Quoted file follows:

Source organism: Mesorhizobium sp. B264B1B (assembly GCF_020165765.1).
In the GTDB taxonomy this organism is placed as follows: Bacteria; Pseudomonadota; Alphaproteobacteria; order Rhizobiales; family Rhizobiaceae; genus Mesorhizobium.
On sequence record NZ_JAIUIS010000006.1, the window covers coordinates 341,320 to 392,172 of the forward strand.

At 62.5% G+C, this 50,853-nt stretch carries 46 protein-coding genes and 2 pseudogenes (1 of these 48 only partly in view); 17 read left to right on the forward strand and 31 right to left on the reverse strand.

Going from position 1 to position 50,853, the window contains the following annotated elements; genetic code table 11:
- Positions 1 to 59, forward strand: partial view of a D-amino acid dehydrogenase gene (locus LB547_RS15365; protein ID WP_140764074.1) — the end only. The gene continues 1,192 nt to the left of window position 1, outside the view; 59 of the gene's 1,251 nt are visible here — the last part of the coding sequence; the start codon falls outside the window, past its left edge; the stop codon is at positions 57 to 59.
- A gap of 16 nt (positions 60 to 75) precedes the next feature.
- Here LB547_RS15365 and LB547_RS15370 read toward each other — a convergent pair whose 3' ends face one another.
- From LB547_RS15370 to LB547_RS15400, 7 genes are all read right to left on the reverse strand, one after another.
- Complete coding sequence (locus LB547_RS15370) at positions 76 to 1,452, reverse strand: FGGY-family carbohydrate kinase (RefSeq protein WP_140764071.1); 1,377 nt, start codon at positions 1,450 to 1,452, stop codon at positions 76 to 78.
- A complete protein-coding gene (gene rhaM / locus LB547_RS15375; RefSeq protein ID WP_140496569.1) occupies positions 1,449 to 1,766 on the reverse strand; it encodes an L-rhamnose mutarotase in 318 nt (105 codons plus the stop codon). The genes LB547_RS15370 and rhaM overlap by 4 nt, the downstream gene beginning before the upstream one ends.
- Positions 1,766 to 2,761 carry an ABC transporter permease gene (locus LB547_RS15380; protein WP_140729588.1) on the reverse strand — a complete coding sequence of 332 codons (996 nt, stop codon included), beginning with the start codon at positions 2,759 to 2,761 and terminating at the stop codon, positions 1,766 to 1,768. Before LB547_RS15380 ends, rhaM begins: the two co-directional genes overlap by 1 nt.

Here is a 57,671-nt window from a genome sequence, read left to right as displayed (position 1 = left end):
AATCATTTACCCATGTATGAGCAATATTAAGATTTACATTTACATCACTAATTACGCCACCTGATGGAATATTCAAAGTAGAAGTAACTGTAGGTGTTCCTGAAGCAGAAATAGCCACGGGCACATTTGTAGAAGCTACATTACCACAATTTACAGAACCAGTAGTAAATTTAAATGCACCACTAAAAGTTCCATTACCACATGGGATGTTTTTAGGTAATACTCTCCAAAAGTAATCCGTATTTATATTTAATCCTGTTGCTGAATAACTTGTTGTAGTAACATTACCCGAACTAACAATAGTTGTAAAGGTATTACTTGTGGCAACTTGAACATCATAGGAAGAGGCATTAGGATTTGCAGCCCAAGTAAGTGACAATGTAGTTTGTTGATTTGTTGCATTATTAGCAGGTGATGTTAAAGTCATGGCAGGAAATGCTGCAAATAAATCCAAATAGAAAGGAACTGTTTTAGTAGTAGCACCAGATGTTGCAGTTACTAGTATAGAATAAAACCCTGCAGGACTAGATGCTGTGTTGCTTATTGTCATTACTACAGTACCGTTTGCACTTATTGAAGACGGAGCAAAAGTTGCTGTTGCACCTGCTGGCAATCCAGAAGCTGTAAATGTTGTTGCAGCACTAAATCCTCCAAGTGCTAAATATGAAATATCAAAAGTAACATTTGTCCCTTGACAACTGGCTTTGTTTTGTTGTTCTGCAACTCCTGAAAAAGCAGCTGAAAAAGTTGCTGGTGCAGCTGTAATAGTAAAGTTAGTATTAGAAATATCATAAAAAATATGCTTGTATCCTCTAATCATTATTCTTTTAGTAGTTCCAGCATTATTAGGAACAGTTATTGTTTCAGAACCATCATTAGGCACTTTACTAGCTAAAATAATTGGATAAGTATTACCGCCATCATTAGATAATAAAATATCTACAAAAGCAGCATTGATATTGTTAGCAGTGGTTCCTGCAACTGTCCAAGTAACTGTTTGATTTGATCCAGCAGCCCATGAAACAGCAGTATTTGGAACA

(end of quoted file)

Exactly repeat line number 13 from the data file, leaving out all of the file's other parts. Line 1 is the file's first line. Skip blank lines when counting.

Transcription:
Here is a 57,671-nt window from a genome sequence, read left to right as displayed (position 1 = left end):